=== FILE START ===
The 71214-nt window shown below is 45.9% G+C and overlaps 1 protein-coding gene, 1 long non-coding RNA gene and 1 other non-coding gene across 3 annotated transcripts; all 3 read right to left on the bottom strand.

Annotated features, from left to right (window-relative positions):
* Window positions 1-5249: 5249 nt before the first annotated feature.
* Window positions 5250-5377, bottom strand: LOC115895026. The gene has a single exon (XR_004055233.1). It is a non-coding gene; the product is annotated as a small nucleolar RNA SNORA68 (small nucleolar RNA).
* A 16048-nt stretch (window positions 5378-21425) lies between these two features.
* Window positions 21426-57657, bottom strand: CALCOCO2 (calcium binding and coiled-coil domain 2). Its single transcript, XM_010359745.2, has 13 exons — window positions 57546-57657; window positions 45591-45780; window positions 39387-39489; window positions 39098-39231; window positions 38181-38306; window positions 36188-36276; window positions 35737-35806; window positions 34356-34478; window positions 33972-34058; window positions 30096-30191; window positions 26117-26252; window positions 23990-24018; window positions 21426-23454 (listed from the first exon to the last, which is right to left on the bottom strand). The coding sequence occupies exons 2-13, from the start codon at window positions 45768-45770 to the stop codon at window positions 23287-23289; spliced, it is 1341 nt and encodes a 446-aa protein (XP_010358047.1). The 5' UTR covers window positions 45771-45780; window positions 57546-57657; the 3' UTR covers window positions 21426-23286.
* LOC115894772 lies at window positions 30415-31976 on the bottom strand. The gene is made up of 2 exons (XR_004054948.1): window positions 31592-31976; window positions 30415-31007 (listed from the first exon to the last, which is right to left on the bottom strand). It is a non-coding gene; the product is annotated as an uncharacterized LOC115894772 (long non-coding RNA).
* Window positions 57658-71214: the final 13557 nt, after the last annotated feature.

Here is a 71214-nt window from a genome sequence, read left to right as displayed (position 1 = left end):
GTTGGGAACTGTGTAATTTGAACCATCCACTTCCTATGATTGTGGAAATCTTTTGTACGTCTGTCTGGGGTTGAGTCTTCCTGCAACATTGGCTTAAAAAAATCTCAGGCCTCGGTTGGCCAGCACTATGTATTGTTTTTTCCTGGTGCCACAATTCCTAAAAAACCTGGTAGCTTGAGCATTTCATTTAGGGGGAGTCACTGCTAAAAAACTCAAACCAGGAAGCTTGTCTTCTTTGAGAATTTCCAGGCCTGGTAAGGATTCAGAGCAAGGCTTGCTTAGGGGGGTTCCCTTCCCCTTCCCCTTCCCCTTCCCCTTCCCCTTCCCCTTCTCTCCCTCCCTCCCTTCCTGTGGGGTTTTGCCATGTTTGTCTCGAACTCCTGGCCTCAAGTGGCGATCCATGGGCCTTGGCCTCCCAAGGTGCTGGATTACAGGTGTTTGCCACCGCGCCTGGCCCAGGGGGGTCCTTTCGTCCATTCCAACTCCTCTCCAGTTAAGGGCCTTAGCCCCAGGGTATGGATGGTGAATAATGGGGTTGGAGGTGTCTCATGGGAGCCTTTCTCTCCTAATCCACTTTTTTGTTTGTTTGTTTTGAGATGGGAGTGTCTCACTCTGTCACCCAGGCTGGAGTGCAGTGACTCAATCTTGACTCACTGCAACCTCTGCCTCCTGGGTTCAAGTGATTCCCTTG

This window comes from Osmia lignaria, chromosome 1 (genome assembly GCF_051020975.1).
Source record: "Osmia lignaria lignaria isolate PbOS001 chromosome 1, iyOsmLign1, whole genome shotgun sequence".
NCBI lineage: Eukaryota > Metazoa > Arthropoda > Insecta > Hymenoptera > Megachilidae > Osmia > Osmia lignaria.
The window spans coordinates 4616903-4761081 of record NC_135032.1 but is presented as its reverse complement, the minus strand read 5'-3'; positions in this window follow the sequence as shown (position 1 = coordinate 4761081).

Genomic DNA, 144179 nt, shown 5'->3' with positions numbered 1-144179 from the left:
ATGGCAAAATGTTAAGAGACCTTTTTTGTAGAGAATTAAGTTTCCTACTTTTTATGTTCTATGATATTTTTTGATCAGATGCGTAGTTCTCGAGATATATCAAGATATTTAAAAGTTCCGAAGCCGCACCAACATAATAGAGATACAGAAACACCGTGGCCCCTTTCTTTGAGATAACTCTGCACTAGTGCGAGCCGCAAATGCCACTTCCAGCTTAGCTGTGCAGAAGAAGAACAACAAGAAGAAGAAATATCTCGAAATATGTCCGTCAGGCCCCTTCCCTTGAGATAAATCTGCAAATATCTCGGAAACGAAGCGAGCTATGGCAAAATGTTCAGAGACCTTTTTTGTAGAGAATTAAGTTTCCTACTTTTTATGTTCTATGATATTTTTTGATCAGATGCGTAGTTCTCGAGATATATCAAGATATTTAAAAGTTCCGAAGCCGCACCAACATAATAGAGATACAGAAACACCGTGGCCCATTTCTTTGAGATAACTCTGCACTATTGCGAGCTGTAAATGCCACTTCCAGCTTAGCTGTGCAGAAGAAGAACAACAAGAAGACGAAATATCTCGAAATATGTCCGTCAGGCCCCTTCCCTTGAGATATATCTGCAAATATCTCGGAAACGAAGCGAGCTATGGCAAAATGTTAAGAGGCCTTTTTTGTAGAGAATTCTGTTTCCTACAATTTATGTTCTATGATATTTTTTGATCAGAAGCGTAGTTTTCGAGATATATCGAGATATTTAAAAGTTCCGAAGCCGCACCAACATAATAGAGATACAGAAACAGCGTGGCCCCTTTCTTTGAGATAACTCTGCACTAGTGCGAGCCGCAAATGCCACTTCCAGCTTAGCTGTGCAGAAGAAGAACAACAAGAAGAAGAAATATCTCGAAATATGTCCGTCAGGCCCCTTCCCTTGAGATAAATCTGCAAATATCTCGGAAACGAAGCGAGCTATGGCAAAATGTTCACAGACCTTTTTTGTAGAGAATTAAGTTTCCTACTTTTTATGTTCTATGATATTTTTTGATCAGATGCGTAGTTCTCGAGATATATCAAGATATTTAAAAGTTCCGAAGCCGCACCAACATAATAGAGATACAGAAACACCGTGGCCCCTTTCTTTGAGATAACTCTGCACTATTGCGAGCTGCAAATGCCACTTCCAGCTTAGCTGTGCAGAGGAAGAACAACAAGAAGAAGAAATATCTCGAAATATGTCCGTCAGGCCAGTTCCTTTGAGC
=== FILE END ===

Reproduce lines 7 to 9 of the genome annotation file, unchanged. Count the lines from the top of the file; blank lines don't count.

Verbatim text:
* LOC115894772 lies at window positions 30415-31976 on the bottom strand. The gene is made up of 2 exons (XR_004054948.1): window positions 31592-31976; window positions 30415-31007 (listed from the first exon to the last, which is right to left on the bottom strand). It is a non-coding gene; the product is annotated as an uncharacterized LOC115894772 (long non-coding RNA).
* Window positions 57658-71214: the final 13557 nt, after the last annotated feature.

Here is a 71214-nt window from a genome sequence, read left to right as displayed (position 1 = left end):